What is required for dangerous goods storage and handling licences?

Manifests and site plans

Dangerous goods sites storing or handling more than the manifest quantities of dangerous goods must maintain a:

  • manifest
  • dangerous goods site plan.

Licence holders must ensure the manifest and site plan are kept on site so they are readily accessible to emergency responders.

Manifest and site plan requirements for dangerous goods sites - guidance note - 713 Kb

This guidance note outlines the requirements for the manifest and site plan. These documents must be current to allow an appropriate response by the Department of Fire and Emergency Services (DFES) in the event of an emergency.

Dangerous goods manifest - template - 28 Kb

This templates records the manifest of dangerous goods for trnasport and storage.

Revision of manifest and site plan

The manifest and site plan must be revised:

  • within seven days after any significant change in the information; and
  • in any event, at intervals of not more than three years from the day on which the manifest and plan were developed or last revised.

Risk assessment

For a dangerous goods site, a risk assessment is a document that:

  • identifies all hazards relating to the dangerous goods at the site
  • for each hazard
    • assesses the probability of the hazard causing a dangerous goods incident
    • assesses the consequences of the incident to people, property and the environment
    • identifies the risk control measure(s)
  • explains the rationale behind the judgements made.

A separate hazard identification and risk assessment should be undertaken for each dangerous good and for each dangerous goods installation.

Risk assessment for dangerous goods - guidance note - 519 Kb

This guidance note will assist operators of dangerous goods sites in Western Australia to complete a risk assessment under the Dangerous Goods Safety (Storage and Handling of Non-Explosives) Regulations 2007 (the Storage and Handling Regulations).

Dangerous goods risk assessment - template - 96 Kb

This template records information about the intrinsic hazards of the dangerous goods arising from specific physical, chemical and toxicity properties.

Code of practice - Storage and handling of dangerous goods - 1287 Kb

The Storage and handling of dangerous goods - code of practice describes measures that can be used to reduce the risks associated with the storage and handling of dangerous goods, and achieve the performance-based safety outcomes of Resources Safety.

Revision of risk assessment

The risk assessment must be reviewed:

  • at least every five years

or

  • if the site is involved in a (significant) dangerous goods incident

or

  • if there is a change in circumstances such that the risk assessment is no longer applicable, such as
    • a change to the storage or handling system
    • the emergence of new vulnerable facilities off-site
    • changes in the state of knowledge about the hazards or availability of control measures.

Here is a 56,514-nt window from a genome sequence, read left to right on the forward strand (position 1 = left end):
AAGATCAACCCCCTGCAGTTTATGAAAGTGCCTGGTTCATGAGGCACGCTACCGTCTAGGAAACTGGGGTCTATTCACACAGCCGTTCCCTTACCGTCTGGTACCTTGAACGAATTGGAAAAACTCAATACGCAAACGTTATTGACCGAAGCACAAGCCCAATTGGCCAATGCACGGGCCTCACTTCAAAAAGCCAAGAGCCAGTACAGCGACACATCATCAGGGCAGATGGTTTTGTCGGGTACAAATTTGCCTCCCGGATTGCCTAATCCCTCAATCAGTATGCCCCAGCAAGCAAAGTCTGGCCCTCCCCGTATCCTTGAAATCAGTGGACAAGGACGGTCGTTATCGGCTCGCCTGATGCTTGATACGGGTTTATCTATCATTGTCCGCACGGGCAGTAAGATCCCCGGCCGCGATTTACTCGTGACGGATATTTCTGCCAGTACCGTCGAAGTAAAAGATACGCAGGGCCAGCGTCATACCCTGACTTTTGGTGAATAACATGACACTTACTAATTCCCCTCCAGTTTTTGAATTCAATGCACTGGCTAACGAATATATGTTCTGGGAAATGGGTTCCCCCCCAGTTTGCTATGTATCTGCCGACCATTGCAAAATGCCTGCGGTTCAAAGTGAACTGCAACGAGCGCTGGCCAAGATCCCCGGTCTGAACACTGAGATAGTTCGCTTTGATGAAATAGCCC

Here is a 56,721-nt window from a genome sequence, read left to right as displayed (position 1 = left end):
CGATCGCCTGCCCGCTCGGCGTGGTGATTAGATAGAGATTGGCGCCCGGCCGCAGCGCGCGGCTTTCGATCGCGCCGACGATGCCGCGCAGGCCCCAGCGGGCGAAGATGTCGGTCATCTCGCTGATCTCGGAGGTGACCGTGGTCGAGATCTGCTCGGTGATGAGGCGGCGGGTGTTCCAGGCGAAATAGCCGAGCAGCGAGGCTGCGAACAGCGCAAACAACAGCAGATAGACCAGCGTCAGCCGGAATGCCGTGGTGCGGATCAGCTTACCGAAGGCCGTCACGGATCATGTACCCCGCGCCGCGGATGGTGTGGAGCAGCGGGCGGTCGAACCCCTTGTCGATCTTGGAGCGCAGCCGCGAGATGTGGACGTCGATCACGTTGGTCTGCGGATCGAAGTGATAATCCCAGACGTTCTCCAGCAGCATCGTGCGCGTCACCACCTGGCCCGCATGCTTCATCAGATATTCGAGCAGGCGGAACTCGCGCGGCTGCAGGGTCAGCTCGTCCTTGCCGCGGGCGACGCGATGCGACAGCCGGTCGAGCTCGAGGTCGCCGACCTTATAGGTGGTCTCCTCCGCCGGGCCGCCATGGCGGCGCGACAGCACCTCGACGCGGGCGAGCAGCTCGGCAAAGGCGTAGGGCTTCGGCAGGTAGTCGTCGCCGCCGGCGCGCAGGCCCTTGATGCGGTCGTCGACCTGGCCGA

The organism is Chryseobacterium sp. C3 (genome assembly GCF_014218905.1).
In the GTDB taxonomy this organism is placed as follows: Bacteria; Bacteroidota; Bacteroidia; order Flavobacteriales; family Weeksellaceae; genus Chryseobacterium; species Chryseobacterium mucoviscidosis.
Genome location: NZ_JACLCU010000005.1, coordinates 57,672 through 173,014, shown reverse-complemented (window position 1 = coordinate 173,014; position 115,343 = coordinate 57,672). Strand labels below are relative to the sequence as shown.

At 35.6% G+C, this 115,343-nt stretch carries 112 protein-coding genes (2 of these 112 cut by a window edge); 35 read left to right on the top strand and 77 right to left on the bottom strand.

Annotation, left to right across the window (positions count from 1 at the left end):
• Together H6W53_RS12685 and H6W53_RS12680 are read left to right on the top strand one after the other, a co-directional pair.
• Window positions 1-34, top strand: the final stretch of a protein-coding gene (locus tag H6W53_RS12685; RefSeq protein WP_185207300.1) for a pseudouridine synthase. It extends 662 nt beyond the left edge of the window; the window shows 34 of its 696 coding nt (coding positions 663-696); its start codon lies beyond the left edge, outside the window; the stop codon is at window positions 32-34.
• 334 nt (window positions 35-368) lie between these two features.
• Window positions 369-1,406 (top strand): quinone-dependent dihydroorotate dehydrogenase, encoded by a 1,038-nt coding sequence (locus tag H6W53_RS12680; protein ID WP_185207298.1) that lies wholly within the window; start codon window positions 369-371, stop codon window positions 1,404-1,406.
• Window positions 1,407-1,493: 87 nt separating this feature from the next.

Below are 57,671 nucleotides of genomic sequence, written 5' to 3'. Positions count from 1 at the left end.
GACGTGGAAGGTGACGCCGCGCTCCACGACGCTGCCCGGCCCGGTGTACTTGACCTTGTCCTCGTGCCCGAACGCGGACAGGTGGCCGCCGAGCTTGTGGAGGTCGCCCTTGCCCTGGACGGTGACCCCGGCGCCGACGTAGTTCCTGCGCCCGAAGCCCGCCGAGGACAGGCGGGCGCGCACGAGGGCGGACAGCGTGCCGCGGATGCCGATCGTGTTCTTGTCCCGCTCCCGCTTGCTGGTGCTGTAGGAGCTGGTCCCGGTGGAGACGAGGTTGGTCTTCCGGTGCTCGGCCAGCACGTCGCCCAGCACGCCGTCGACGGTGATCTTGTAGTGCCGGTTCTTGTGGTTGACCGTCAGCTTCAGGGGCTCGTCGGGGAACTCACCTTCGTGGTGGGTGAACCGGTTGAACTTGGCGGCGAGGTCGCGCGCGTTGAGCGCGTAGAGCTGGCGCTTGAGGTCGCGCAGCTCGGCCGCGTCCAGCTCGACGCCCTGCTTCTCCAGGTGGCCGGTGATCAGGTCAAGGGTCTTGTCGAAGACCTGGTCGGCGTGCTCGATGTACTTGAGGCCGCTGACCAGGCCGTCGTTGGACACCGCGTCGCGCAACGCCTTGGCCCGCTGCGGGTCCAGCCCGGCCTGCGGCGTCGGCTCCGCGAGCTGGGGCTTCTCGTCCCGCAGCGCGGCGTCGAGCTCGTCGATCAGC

A risk assessment is required for all new applications or for a transfer to a new owner or operator of an existing licence where there is an increase in the quantity of product stored.

Emergency plans

Emergency plans are required for all new applications and where there is an increase in the quantity of product stored on an existing licence.

The emergency plan must deal with any dangerous situation associated with the storage and handling of dangerous goods at the site. Guidance on how to prepare a suitable emergency plan is provided in Australian Standard AS 3745 Planning for emergencies in facilities, which is approved as a non-mandatory code of practice.

AS 3745 Planning for emergencies in facilities is available from Standards Australia.

Emergency planning for licensed dangerous goods sites - information sheet - 86 Kb

This information sheet explains the updated emergency planning provisions in effect from 1 January 2014 following amendment of the Dangerous Goods Safety (Storage and Handling of Non-explosives) Regulations 2007 (Storage and Handling Regulations).

Dangerous goods emergency plans for small businesses - guidance note - 101 Kb

This guidance note assists small business operators of licensed dangerous goods sites to prepare an emergency plan.

The operator of the dangerous goods site must ensure there is an emergency plan for the site and a copy is held at the site.

Revision of emergency plans

The operator of a dangerous goods site must review (and revise if necessary) the emergency plan:

  • whenever there is a significant change in the risk
  • whenever there is a significant change to the layout of the site or any structure on the site
  • as soon as practicable after a dangerous situation occurs on the site
  • in any event, at least every three years.

Informing adjacent sites of emergency procedures

If the risk from the dangerous goods extends to an adjacent site, the operator of the licensed site must provide the occupier of the adjacent site with:

  • information about
    • the risk and what might happen if a dangerous situation occurs
    • what to do if a dangerous situation occurs
    • what the operator will do if a dangerous situation occurs
  • contact details to enable the occupier of the adjacent site to communicate with the operator of the dangerous goods facility.

FES emergency response guide (FES-ERG)

If the amount of dangerous goods is 10 times greater than the manifest (licensing) quantity – and the site is not a petrol station or a mine site – a FES-ERG will be required.

Refer to r. 76B of the Dangerous Goods Safety (Storage and Handling of Non-Explosives) Regulations 2007 for information on DFES emergency response guides.

Contact

For more information on FES-ERG send a blank email to feserg@dmp.wa.gov.au.

For more information on risk assessment send a blank email to ra@dmp.wa.gov.au.

and you will receive an automated reply with guidance information.